For some people, this image of Drew Gooden with his Capt. Jack Sparrow beard is reason enough to trade him.

The season has just begun, so there's no need to overhaul your roster just yet. However, I know that a lot of you are eager to make some trades, so here is my first edition of "Buy Low, Sell High."

This edition features four players who have gotten out of the gates quickly and four players who have gotten off to sluggish starts. Sell high, buy low, and reap the rewards ...

Antawn Jamison, Wizards

His team has played only three games thus far, but Jamison owners must be very disappointed with his poor start. He's made just 20-of-53 field goals, 15-of-21 free throws, and 2-of-14 treys, which has resulted in his lowest scoring average since '03-04 (when he came off the bench for Dallas). To make matters worse, his rebounding average has dropped from a career-high 10.2 last season to just 7.0, and his assists and steals are also well below his career averages. He's usually solid, and his stats will undoubtedly improve, so now is a good time to buy low on the veteran.

Andrew Bynum, Lakers

In the Lakers' first three games, Bynum averaged a measly 25 minutes, 8 points, and 6.7 rebounds per game. However, he also racked up 14 personal fouls in those games, which limited his minutes and production. The youngster strained his rotator cuff recently, but he shrugged it off to grab 17 boards and block four shots on Wednesday. If the Bynum owner in your league is worried about his slow start, he might be willing to trade him for cheap.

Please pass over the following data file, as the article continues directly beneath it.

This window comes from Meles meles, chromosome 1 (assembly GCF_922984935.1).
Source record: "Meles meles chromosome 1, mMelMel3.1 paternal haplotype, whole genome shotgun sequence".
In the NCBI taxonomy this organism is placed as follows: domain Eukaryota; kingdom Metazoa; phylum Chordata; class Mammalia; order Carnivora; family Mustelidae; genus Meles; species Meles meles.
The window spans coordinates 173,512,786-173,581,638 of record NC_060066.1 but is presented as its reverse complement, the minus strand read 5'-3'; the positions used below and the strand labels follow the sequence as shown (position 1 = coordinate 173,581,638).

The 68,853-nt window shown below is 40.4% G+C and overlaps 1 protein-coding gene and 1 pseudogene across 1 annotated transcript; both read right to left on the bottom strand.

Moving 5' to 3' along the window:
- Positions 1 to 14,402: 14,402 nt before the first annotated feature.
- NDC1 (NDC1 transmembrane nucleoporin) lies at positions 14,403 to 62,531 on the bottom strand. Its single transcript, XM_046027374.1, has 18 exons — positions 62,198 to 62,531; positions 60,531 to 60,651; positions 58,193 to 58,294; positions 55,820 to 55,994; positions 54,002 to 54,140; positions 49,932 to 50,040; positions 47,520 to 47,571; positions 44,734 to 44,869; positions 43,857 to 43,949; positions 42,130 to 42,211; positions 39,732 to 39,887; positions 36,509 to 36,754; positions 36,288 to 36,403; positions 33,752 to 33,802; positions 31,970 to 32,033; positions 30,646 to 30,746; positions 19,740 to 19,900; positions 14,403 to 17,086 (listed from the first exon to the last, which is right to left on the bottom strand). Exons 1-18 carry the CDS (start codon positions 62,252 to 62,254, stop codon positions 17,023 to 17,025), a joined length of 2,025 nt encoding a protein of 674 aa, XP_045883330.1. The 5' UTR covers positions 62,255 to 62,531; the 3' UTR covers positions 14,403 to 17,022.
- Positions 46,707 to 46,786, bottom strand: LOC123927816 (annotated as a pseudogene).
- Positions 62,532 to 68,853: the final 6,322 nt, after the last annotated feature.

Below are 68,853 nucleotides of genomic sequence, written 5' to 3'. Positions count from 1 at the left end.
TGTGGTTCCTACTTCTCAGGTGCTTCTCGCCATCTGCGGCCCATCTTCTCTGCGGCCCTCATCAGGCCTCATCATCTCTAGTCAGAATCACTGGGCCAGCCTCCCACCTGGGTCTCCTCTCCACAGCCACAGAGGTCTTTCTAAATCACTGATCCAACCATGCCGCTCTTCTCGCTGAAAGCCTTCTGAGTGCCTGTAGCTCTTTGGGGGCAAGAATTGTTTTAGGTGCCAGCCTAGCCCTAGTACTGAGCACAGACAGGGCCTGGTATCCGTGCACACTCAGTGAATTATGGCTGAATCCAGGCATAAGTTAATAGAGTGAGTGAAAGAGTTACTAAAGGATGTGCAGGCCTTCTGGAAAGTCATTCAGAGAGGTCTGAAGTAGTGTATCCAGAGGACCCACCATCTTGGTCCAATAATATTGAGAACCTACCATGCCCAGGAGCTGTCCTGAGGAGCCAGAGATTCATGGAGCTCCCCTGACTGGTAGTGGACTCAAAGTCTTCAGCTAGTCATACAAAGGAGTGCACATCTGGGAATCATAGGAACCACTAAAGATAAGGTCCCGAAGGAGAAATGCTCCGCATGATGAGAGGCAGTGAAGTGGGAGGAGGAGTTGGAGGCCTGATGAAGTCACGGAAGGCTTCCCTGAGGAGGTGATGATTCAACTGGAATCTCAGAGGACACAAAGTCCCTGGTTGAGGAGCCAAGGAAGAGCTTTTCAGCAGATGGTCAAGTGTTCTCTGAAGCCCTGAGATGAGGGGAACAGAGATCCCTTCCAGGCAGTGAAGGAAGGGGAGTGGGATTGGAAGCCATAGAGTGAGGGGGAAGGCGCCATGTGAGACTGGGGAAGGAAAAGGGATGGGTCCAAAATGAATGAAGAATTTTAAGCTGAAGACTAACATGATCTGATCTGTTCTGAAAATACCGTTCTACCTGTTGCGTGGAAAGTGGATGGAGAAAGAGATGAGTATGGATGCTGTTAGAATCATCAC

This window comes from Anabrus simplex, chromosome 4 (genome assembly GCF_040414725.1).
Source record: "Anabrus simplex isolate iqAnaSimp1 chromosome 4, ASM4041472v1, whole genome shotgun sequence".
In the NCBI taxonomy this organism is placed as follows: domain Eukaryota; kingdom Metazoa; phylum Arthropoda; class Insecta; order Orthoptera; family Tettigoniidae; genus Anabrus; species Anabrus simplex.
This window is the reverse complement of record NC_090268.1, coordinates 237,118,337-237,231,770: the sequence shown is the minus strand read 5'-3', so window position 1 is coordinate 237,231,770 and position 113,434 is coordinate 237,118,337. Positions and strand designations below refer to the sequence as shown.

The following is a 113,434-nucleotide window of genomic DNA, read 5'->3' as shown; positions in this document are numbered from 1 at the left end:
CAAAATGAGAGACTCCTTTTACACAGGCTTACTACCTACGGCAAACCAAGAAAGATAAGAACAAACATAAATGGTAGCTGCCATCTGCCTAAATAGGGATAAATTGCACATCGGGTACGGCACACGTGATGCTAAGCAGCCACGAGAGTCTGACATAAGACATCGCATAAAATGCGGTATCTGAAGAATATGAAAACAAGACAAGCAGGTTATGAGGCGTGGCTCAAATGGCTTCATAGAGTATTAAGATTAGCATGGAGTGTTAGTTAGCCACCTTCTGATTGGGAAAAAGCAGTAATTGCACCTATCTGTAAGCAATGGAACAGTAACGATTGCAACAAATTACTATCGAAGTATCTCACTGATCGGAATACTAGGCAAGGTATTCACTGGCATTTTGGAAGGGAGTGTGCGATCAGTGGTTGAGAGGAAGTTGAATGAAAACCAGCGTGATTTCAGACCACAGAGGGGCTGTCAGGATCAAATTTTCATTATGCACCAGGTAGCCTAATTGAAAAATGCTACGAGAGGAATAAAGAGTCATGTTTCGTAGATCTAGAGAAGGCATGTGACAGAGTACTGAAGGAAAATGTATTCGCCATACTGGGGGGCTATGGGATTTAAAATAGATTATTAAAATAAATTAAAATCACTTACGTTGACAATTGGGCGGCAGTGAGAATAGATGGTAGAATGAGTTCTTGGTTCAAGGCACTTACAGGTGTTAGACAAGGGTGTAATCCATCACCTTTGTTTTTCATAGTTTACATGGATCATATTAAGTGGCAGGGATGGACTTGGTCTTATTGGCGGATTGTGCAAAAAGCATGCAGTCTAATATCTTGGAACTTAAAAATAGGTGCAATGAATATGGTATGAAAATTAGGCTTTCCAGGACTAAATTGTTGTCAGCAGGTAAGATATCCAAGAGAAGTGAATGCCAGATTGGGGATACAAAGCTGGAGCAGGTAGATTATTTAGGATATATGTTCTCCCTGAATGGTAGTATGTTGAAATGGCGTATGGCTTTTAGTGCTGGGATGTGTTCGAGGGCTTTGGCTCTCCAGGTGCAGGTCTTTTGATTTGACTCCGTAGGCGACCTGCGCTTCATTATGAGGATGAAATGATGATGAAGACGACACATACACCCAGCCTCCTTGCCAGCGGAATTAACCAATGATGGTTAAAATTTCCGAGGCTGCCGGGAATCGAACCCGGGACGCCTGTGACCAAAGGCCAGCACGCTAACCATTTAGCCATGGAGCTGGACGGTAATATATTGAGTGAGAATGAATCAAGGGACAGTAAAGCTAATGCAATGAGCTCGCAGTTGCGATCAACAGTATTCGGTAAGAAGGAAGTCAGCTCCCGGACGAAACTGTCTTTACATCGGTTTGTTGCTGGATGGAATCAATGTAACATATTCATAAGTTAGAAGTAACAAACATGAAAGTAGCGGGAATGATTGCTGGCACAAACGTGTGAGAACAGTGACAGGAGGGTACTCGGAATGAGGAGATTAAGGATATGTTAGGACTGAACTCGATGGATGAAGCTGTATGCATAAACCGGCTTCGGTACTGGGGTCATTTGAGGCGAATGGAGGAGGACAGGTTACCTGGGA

Rudy Gay, Grizzlies

Gay is averaging more minutes (37.6 vs. 37.0), more field goal attempts (18.4 vs. 16.7), and more points (20.2 vs. 20.1) so far this season, but the rest of his numbers are down. He's currently shooting just 42 percent from the field, 73 percent from the line, and 20 percent from beyond the arc, and he's making less than half as many threes per game as a result. His rebounds, assists, steals and blocks have also declined, while his turnovers have shot up from 2.3 to 3.2 per game. In my player profiles section of the draft guide, I said that I was "a little worried about him now being the man in Memphis," but if you can get him now at a discounted price, I highly recommend it.

Jason Richardson, Bobcats

After four games, Richardson is averaging just 17 points and 1 three per game, because he's shooting just 40.9 percent from the field and 28.6 percent from beyond the arc. He's also grabbing just 1 steal and pulling down only 3.8 rebounds per game, which are well below his career averages of 1.3 steals and 5.4 boards per contest. I'm going to chalk it up to him adjusting to coach Larry Brown, and while he won't duplicate the three threes per game from last season, he's still Charlotte's go-to guy on offense. See if you can buy low right now, because better numbers will be coming shortly.

Spencer Hawes, Kings